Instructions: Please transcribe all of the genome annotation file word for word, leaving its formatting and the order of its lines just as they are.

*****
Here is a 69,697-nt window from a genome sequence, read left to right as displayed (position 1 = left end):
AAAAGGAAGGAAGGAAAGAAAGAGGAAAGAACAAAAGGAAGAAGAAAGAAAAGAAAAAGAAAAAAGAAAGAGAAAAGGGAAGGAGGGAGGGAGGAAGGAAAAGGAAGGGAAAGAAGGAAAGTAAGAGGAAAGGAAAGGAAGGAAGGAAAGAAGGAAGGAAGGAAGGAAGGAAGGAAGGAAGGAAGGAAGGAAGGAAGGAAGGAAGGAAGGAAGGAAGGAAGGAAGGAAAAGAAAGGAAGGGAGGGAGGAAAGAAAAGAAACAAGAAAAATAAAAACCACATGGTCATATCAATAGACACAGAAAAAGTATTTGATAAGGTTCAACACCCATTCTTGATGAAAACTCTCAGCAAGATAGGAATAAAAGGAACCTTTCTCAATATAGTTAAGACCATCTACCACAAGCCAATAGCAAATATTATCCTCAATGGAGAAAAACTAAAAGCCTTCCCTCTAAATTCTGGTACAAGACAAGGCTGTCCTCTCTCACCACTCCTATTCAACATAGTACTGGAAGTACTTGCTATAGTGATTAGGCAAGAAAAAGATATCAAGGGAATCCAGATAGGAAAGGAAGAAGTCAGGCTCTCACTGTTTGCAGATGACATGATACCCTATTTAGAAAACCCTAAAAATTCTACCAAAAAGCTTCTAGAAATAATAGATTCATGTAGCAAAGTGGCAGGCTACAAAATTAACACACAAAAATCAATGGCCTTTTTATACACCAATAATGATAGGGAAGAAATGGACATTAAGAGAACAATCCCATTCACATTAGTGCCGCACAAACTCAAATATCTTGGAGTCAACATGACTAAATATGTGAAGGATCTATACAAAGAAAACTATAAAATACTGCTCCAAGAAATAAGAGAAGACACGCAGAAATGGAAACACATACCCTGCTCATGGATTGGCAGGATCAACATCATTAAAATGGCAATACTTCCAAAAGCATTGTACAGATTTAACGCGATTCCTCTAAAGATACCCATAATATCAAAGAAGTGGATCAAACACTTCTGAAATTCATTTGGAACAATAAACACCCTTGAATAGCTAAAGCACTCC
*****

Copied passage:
Here is a 69,697-nt window from a genome sequence, read left to right as displayed (position 1 = left end):
AAAAGGAAGGAAGGAAAGAAAGAGGAAAGAACAAAAGGAAGAAGAAAGAAAAGAAAAAGAAAAAAGAAAGAGAAAAGGGAAGGAGGGAGGGAGGAAGGAAAAGGAAGGGAAAGAAGGAAAGTAAGAGGAAAGGAAAGGAAGGAAGGAAAGAAGGAAGGAAGGAAGGAAGGAAGGAAGGAAGGAAGGAAGGAAGGAAGGAAGGAAGGAAGGAAGGAAGGAAGGAAGGAAAAGAAAGGAAGGGAGGGAGGAAAGAAAAGAAACAAGAAAAATAAAAACCACATGGTCATATCAATAGACACAGAAAAAGTATTTGATAAGGTTCAACACCCATTCTTGATGAAAACTCTCAGCAAGATAGGAATAAAAGGAACCTTTCTCAATATAGTTAAGACCATCTACCACAAGCCAATAGCAAATATTATCCTCAATGGAGAAAAACTAAAAGCCTTCCCTCTAAATTCTGGTACAAGACAAGGCTGTCCTCTCTCACCACTCCTATTCAACATAGTACTGGAAGTACTTGCTATAGTGATTAGGCAAGAAAAAGATATCAAGGGAATCCAGATAGGAAAGGAAGAAGTCAGGCTCTCACTGTTTGCAGATGACATGATACCCTATTTAGAAAACCCTAAAAATTCTACCAAAAAGCTTCTAGAAATAATAGATTCATGTAGCAAAGTGGCAGGCTACAAAATTAACACACAAAAATCAATGGCCTTTTTATACACCAATAATGATAGGGAAGAAATGGACATTAAGAGAACAATCCCATTCACATTAGTGCCGCACAAACTCAAATATCTTGGAGTCAACATGACTAAATATGTGAAGGATCTATACAAAGAAAACTATAAAATACTGCTCCAAGAAATAAGAGAAGACACGCAGAAATGGAAACACATACCCTGCTCATGGATTGGCAGGATCAACATCATTAAAATGGCAATACTTCCAAAAGCATTGTACAGATTTAACGCGATTCCTCTAAAGATACCCATAATATCAAAGAAGTGGATCAAACACTTCTGAAATTCATTTGGAACAATAAACACCCTTGAATAGCTAAAGCACTCC